Wouldn’t it be great if you could have predicted the ridiculous prices that gasoline would hit, and bought a bunch of it before prices went through the roof?
Actually, many people did just that and, no, they didn’t have big underground storage tanks in their back yards. These people joined a Gas Bank. “Eh, what’s that?” you ask. Gas Bank, Gas Tank, what’s the difference? You don’t deposit gas into a gas bank, you deposit money. Here’s how it all works….
Joining a Gas Bank is a lot liking trading on the commodities market. When you join, you pre-purchase a supply of gas at the then current price. You receive a stored-value card, which is somewhat like a debit card, that you use to turn the gas pumps on at the bank’s filling station.
Regardless of which way the price of gas goes, and it’s been only going up lately, you’re getting it for the prearranged price.
Here’s an example:
Let’s say that you bought 100 gallons of gas when the price was $1.999. You gave the gas bank $199.99, and they reserved 100 gallons of gas for you at the $1.999 price. Every time you go to the bank’s filling station, you simply insert your card into the pump’s card reader and put gas into your tank. The gas bank deducts $1.999 for your account for each gallon. If the actual price of gas today is $3.009, you’re getting it at the locked-in price of $1.999. Once you have used 100 gallons of gas, the amount that you originally purchased, you can purchase more gas “credits” and whatever price gas is selling for on the day that you make your new deposit.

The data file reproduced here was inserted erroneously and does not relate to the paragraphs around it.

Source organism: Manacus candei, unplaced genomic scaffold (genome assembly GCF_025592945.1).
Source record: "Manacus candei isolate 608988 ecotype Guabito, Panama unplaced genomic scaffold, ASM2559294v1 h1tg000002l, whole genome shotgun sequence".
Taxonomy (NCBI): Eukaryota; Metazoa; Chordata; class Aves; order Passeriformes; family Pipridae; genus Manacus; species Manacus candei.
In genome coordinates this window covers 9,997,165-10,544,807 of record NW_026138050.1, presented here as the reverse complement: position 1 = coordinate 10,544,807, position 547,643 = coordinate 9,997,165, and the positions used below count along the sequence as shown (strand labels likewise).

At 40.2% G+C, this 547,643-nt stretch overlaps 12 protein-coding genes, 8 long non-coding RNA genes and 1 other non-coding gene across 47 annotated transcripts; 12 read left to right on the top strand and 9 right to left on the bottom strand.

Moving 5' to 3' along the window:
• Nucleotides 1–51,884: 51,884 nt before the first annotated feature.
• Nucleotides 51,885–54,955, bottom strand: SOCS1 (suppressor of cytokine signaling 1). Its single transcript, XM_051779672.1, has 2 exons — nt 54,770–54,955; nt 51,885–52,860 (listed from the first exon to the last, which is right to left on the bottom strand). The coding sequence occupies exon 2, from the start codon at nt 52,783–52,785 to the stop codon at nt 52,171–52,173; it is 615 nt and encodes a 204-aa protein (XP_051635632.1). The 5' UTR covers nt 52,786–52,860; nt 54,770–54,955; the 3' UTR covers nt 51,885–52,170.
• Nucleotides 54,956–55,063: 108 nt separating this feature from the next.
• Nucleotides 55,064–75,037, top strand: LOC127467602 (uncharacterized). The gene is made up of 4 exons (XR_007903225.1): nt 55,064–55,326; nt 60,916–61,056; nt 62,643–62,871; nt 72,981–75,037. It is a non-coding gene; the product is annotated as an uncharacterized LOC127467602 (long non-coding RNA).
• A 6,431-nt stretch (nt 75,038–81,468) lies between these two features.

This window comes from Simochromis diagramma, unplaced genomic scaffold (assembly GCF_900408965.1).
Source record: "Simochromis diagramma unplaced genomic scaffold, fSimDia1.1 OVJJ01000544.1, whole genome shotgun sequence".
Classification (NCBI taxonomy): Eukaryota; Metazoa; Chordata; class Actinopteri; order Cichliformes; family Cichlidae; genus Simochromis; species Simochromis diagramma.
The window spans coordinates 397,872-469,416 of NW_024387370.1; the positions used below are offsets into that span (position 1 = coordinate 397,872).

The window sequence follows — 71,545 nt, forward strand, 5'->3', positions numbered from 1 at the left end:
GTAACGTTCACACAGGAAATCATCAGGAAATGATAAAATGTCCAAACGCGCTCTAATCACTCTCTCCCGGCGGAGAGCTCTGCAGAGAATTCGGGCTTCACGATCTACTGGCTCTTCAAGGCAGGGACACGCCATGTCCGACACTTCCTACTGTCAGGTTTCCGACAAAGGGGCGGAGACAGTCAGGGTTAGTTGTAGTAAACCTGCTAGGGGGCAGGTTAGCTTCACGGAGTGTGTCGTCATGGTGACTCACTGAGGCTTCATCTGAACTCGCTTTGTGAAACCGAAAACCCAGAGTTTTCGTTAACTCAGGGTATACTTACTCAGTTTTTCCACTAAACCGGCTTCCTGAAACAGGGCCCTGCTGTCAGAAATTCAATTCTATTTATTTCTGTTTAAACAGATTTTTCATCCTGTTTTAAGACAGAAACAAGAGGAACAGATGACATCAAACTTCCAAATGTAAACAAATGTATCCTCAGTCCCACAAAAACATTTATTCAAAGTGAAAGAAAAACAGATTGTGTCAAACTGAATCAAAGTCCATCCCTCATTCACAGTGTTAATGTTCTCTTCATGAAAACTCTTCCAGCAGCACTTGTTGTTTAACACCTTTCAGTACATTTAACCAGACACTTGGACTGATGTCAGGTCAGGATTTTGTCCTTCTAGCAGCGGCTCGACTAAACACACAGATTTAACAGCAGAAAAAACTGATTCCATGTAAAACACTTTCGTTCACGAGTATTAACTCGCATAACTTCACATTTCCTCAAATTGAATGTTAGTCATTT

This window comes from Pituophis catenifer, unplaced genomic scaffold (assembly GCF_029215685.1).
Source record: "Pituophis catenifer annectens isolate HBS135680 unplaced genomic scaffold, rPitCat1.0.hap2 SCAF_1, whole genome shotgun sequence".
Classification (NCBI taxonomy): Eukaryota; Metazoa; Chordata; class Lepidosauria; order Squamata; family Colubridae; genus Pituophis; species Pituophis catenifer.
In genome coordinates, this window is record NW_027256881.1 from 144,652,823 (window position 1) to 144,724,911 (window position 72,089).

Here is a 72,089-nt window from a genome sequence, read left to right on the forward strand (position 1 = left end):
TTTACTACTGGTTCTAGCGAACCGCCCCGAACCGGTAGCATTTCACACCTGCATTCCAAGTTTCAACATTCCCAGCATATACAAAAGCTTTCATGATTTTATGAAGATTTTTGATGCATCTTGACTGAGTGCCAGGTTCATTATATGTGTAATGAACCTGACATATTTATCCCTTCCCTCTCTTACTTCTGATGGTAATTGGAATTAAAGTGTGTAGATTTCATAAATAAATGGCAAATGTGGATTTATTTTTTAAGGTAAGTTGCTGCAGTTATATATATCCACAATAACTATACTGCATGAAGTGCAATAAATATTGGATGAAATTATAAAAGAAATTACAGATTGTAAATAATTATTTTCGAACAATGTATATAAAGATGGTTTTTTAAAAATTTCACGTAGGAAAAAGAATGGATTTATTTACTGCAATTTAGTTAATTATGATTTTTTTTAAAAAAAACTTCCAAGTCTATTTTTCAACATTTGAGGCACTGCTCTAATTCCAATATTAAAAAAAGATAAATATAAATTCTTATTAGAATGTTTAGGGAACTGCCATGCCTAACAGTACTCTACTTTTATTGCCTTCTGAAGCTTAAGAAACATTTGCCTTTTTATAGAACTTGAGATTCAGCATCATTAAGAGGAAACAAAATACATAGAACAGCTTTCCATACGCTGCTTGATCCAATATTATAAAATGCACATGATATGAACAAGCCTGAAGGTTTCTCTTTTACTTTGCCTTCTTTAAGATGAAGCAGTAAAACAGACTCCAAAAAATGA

Now, before you run out the door screaming “Halleluiah”, you should know that there aren’t too many Gas Banks around. In fact, the only one that has any real visibility is located in Minnesota.
First Fuel Banks of St. Cloud, MN has over 8,000 members who are glad that they were smart enough to catch on to a good thing. Many of the members are fleet owners who operate several vehicles for their business. Although Mom and Pop drivers are saving a bundle as well, these commercial drivers are getting dizzy over how great the savings are.
One business owner locked in 8,000 gallons when the price way at $2.069, and he’s saving $.49 per gallon now that the price is hovering around $2.559 in his neck of the woods. While that may not seem like a fortune, he’ll save nearly $4,000 by the time he burns through his 8,000 gallons. Of course, most regular drivers don’t use anywhere near that amount of gas in a reasonable amount of time. But they’re still saving big by locking in a couple of hundred gallons at a time.
First Fuels Banks owners Denis Feneis, and his sons Jim and Dan, claim that the operation is profitable and predict that it will remain so. If there isn’t a Gas Bank near you, maybe you should start one.
Diane Nassy is the founder of http://www.save-on-gas-prices.com . Visit her website for great tips on ways to save on rising gas prices. Email: email@example.com